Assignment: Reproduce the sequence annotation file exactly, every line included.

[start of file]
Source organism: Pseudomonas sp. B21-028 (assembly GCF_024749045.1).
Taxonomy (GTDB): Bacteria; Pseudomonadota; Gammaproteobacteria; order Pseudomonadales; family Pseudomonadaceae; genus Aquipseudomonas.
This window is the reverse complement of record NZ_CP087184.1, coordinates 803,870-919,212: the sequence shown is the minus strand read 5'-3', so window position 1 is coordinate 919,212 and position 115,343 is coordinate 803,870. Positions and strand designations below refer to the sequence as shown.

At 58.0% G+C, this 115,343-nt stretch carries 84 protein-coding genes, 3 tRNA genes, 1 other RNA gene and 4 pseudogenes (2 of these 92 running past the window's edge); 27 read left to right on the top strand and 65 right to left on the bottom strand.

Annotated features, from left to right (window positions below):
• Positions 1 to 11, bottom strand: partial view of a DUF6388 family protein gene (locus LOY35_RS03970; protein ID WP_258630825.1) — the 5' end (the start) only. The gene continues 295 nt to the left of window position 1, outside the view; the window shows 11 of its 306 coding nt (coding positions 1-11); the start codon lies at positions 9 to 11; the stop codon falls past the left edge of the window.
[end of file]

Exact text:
Source organism: Pseudomonas sp. B21-028 (assembly GCF_024749045.1).
Taxonomy (GTDB): Bacteria; Pseudomonadota; Gammaproteobacteria; order Pseudomonadales; family Pseudomonadaceae; genus Aquipseudomonas.
This window is the reverse complement of record NZ_CP087184.1, coordinates 803,870-919,212: the sequence shown is the minus strand read 5'-3', so window position 1 is coordinate 919,212 and position 115,343 is coordinate 803,870. Positions and strand designations below refer to the sequence as shown.

At 58.0% G+C, this 115,343-nt stretch carries 84 protein-coding genes, 3 tRNA genes, 1 other RNA gene and 4 pseudogenes (2 of these 92 running past the window's edge); 27 read left to right on the top strand and 65 right to left on the bottom strand.

Annotated features, from left to right (window positions below):
• Positions 1 to 11, bottom strand: partial view of a DUF6388 family protein gene (locus LOY35_RS03970; protein ID WP_258630825.1) — the 5' end (the start) only. The gene continues 295 nt to the left of window position 1, outside the view; the window shows 11 of its 306 coding nt (coding positions 1-11); the start codon lies at positions 9 to 11; the stop codon falls past the left edge of the window.